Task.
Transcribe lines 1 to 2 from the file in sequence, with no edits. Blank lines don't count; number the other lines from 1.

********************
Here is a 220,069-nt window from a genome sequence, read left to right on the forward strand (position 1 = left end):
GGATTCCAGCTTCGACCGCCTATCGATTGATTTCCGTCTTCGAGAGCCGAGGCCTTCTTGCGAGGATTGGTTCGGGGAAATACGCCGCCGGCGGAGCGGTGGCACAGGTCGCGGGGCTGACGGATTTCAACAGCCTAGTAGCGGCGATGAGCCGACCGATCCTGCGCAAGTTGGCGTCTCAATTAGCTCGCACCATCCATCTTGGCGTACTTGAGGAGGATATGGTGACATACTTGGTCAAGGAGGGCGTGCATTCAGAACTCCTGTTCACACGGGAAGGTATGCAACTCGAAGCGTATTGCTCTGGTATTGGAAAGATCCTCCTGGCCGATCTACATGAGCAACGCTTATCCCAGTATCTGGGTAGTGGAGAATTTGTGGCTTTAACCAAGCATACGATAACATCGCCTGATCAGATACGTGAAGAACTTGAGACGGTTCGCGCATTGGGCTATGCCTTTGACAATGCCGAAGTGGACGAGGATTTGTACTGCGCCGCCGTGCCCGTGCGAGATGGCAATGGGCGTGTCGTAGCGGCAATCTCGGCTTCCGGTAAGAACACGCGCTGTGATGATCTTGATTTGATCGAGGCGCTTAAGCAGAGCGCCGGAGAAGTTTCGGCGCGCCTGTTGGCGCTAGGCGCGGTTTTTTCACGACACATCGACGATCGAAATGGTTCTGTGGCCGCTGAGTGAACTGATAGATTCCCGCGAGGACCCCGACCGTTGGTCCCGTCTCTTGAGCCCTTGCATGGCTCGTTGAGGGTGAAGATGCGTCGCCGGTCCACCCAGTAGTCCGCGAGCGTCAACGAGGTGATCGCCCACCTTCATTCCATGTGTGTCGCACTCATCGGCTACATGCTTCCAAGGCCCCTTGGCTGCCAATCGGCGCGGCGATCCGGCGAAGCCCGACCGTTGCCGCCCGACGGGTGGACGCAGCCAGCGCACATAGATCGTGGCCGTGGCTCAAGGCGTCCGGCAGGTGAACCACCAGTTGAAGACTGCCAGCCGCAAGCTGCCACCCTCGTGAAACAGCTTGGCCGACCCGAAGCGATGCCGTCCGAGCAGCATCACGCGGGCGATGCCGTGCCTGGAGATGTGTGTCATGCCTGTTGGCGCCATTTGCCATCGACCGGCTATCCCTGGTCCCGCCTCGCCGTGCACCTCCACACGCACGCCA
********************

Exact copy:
Here is a 220,069-nt window from a genome sequence, read left to right on the forward strand (position 1 = left end):
GGATTCCAGCTTCGACCGCCTATCGATTGATTTCCGTCTTCGAGAGCCGAGGCCTTCTTGCGAGGATTGGTTCGGGGAAATACGCCGCCGGCGGAGCGGTGGCACAGGTCGCGGGGCTGACGGATTTCAACAGCCTAGTAGCGGCGATGAGCCGACCGATCCTGCGCAAGTTGGCGTCTCAATTAGCTCGCACCATCCATCTTGGCGTACTTGAGGAGGATATGGTGACATACTTGGTCAAGGAGGGCGTGCATTCAGAACTCCTGTTCACACGGGAAGGTATGCAACTCGAAGCGTATTGCTCTGGTATTGGAAAGATCCTCCTGGCCGATCTACATGAGCAACGCTTATCCCAGTATCTGGGTAGTGGAGAATTTGTGGCTTTAACCAAGCATACGATAACATCGCCTGATCAGATACGTGAAGAACTTGAGACGGTTCGCGCATTGGGCTATGCCTTTGACAATGCCGAAGTGGACGAGGATTTGTACTGCGCCGCCGTGCCCGTGCGAGATGGCAATGGGCGTGTCGTAGCGGCAATCTCGGCTTCCGGTAAGAACACGCGCTGTGATGATCTTGATTTGATCGAGGCGCTTAAGCAGAGCGCCGGAGAAGTTTCGGCGCGCCTGTTGGCGCTAGGCGCGGTTTTTTCACGACACATCGACGATCGAAATGGTTCTGTGGCCGCTGAGTGAACTGATAGATTCCCGCGAGGACCCCGACCGTTGGTCCCGTCTCTTGAGCCCTTGCATGGCTCGTTGAGGGTGAAGATGCGTCGCCGGTCCACCCAGTAGTCCGCGAGCGTCAACGAGGTGATCGCCCACCTTCATTCCATGTGTGTCGCACTCATCGGCTACATGCTTCCAAGGCCCCTTGGCTGCCAATCGGCGCGGCGATCCGGCGAAGCCCGACCGTTGCCGCCCGACGGGTGGACGCAGCCAGCGCACATAGATCGTGGCCGTGGCTCAAGGCGTCCGGCAGGTGAACCACCAGTTGAAGACTGCCAGCCGCAAGCTGCCACCCTCGTGAAACAGCTTGGCCGACCCGAAGCGATGCCGTCCGAGCAGCATCACGCGGGCGATGCCGTGCCTGGAGATGTGTGTCATGCCTGTTGGCGCCATTTGCCATCGACCGGCTATCCCTGGTCCCGCCTCGCCGTGCACCTCCACACGCACGCCA